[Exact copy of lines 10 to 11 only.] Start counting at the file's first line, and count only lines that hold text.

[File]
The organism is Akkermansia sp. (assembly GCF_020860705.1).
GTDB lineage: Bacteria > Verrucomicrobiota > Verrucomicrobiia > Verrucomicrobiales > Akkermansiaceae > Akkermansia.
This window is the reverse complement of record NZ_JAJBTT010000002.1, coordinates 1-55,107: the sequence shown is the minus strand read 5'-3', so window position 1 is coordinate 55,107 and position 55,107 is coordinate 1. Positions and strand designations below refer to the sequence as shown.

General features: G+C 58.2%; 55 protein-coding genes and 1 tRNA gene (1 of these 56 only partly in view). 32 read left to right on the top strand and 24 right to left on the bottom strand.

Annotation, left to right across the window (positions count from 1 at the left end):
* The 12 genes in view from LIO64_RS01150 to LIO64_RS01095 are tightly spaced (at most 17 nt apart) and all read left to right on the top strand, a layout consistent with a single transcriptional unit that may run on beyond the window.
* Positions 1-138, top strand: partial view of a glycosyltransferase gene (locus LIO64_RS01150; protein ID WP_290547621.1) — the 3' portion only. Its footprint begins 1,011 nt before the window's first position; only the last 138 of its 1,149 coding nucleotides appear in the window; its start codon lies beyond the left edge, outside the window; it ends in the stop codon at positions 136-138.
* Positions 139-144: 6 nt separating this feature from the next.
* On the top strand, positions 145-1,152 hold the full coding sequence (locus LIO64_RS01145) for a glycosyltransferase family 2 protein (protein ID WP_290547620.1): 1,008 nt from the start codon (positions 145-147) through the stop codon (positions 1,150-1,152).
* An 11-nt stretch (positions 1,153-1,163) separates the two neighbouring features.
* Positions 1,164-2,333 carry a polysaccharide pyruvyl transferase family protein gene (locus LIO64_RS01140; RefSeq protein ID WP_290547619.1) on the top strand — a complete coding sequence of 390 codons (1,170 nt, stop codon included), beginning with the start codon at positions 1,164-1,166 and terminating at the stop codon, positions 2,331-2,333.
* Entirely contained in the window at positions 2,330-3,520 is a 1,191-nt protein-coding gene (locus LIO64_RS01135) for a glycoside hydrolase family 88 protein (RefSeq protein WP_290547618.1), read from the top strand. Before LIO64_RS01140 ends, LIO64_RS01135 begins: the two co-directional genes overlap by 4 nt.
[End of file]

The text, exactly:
* An 11-nt stretch (positions 1,153-1,163) separates the two neighbouring features.
* Positions 1,164-2,333 carry a polysaccharide pyruvyl transferase family protein gene (locus LIO64_RS01140; RefSeq protein ID WP_290547619.1) on the top strand — a complete coding sequence of 390 codons (1,170 nt, stop codon included), beginning with the start codon at positions 1,164-1,166 and terminating at the stop codon, positions 2,331-2,333.